value This is an additional value that can be stored for each element - it defaults to the name if not set. This allows for behavior similar to the HTML form element <option>, whihc can have a name and value attribute.

    Adding Items

As mentioned earlier, the <B>-choicesB> (or its alias, -listitems options can be used to pass an array reference containing values to be used within the JComboBox. In both of the above examples, the name for each element was set, and because no value was specified, each value was the same as the name for each element. What if you wanted to store an RGB value for each element, but wanted to display something more user-friendly? You could do something like this:

   -choices => [
      { -name => Black,  -value => #000000 },
      { -name => Blue,   -value => #0000ff },
      { -name => Green,  -value => #008000 },
      { -name => Purple, -value => #8000ff },
      { -name => Red,    -value => #ff0000 },
      { -name => Yellow, -value => #ffff00 }

Although the usefulness is questionable, you can even use a mix of both hash references and scalars if you wish, like this:

   -choices => [
      { qw/-name Blue -value #0000ff/},
      { qw/-name Yellow -value #ffff00/}

    Adding One Item at a Time

The <B>-choicesB> option is very useful for setting the entire list with one call, but each time it is called, any items that were set previously, are overwritten. There are times, when it is useful to add one item at a time, without removing existing items. There are a few methods available for doing just that: addItem and insertItemAt. Both are very similiar.

The following inserts a new item into the list:

   ## If this line is added to one of the examples above, then it will add
   ## an item called Orange after Red, and before Yellow.

   $jcb->insertItemAt( 5, Orange, -value => #FF8000);

The following code appends an entry to the end of the List:

  $jcb->addItem(Orange, -value => #FF8000);

    Marking Items as Selected

Often, it is desirable to have a default item selected, so that when the widget is created, one of the items from the list will appear within the JComboBox’s label or entry ( depending on mode ). There are several ways to do this. An item can be marked as selected from within the -choices option, or it can be selected by one of two method calls.

Here’s an example using <B>-choicesB>:

  ## Sets Black as the default selected item. You can set more than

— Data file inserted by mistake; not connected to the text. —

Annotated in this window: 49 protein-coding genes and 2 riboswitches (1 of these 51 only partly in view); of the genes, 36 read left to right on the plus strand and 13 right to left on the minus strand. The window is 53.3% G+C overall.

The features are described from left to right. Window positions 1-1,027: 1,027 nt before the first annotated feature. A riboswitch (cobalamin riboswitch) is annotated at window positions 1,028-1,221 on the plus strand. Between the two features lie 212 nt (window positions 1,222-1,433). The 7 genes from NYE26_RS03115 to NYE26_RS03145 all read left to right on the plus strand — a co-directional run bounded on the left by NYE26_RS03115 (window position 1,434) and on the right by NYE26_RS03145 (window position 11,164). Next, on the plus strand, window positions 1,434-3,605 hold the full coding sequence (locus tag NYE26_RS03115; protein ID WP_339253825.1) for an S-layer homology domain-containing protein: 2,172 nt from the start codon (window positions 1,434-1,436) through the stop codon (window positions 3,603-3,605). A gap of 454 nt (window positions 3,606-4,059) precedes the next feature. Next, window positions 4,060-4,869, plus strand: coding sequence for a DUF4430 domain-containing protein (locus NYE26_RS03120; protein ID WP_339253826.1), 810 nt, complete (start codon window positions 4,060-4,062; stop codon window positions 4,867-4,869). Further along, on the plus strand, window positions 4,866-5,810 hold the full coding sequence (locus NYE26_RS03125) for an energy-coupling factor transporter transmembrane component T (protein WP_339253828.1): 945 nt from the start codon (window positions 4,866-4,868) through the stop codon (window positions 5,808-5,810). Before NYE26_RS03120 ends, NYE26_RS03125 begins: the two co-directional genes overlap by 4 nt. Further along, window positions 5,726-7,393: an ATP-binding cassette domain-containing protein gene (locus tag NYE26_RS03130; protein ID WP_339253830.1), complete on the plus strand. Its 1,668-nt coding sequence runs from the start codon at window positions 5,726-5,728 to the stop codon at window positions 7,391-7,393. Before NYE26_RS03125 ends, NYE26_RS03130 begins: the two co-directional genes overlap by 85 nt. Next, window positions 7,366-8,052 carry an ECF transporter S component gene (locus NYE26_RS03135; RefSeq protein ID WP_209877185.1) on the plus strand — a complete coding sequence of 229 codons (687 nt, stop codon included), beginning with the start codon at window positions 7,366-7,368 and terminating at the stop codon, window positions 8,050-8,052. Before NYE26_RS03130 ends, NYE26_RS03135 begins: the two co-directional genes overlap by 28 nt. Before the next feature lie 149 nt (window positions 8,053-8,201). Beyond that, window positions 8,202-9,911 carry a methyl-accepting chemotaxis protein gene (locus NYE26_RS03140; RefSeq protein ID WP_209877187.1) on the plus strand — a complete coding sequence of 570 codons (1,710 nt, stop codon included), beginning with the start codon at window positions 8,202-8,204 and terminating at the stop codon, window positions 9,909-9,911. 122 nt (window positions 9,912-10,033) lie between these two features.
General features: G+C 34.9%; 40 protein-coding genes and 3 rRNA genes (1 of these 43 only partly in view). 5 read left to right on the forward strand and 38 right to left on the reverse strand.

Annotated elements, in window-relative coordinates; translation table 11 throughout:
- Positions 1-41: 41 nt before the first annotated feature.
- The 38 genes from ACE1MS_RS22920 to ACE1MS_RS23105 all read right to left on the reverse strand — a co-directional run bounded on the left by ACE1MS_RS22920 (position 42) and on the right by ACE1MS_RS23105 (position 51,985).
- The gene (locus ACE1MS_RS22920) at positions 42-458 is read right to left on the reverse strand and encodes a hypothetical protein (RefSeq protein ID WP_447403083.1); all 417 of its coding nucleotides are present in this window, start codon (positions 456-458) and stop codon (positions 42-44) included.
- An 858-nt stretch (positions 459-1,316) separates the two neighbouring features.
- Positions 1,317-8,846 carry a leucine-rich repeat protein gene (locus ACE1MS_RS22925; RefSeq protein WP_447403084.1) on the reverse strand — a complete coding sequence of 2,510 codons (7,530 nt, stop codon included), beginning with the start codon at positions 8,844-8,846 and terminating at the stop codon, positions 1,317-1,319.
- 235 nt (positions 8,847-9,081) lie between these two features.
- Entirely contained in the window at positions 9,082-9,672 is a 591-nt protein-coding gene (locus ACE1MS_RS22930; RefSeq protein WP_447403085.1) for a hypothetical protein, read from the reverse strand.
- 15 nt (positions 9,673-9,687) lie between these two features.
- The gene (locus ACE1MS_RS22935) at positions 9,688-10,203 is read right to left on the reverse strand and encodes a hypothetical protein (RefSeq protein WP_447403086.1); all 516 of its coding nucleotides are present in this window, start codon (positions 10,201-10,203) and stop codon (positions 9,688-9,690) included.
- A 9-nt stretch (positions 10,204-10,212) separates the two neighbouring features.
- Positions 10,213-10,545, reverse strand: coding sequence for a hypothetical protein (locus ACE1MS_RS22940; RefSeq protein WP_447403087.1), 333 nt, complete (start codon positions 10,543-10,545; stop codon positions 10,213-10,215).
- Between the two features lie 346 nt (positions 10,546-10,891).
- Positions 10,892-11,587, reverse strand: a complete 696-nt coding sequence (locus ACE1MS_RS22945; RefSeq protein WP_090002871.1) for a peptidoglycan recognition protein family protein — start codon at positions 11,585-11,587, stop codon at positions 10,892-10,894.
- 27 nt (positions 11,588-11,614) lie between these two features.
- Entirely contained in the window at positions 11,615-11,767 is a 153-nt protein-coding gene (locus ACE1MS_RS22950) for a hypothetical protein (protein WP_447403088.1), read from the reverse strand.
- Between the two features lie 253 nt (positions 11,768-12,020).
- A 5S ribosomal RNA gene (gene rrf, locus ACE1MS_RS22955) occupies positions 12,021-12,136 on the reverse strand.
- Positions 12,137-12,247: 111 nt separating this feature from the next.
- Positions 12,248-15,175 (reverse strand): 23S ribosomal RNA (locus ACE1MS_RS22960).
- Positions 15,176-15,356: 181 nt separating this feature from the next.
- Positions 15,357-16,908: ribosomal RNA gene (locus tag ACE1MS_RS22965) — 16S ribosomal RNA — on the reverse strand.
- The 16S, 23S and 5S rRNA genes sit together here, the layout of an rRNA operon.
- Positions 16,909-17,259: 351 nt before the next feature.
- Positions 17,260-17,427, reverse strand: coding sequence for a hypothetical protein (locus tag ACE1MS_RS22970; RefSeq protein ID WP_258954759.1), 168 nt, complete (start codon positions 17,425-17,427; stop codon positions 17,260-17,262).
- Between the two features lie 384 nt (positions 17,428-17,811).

## one item in the list as selected, but only the last item marked
  ## as selected will be selected.

  -choices => [
     { -name => Black,  -value => #000000, -selected => 1 },
     { -name => Blue,   -value => #0000ff },
     { -name => Green,  -value => #008000 },
     { -name => Purple, -value => #8000ff },
     { -name => Red,    -value => #ff0000 },
     { -name => Yellow, -value => #ffff00 }

Both of the methods that allow you to add items permit the <B>-selectedB> option:

  $jcb->insertItemAt( 5, Orange, -value => #ff8000, -selected => 1 );

  $jcb->addItem( Orange, -value => #ff8000, -selected => 1 );

There are also special methods specifically intended for setting the selection: setSelectedIndex and setSelected. Of the two, setSelectedIndex is simplest to use:

  ## Selects the first item in the list
  $jcb->setSelectedIndex( 0 );

setSelected is a bit more complex. For this method, a string is passed as a parameter, and the list is search starting at index 0, until the entire list has been searched or until the first match has been found. There are options that determine what string is compared against, and how the search is done.
-type Describes the the list item type. This is which part of the item is being searched. The type has two possible values: <B>nameB> (the default), and <B>valueB>.
Describes the search mode. Currently, there are three: <B>exactB>, <B>usecaseB>, and <B>ignorecaseB>. The pattern must exactly match the entire name or value, from beginning to end, including case when the mode is set to exact. The usecase and ignorecase modes apply the pattern to the beginning of the name or value, and the only difference between the two is whether or not case is significant. The default mode is exact.


  use Tk;
  use Tk::JComboBox;

  my $mw = MainWindow->new();
  my $jcb = $mw->JComboBox(
    -choices => [
      {qw/-name Black  -value 1/},
      {qw/-name Blue   -value 2/},
      {qw/-name Green  -value 3/},
      {qw/-name Purple -value 4/},
      {qw/-name Yellow -value 5/}]

  ## Selects the last element, Yellow using defaults for -type and -mode
  $jcb->setSelected( Yellow );       

  ## Selects the list item Purple, using default for -mode
  $jcb->setSelected( 5, -type => value );

  ## Selects the list item Red, using the default for -mode
  ## Remember that Red is both the name and value for that item
  $jcb->setSelected( Red, -type => value );

  ## Fails! There are no list item that begin with bl
  ## current selection unchanged
  $jcb->setSelected( bl, -mode => usecase );

  ## Succeeds! Selects Black - the first matching item
  $jcb->setSelected(bl, -mode => ignorecase );

    Removing List Items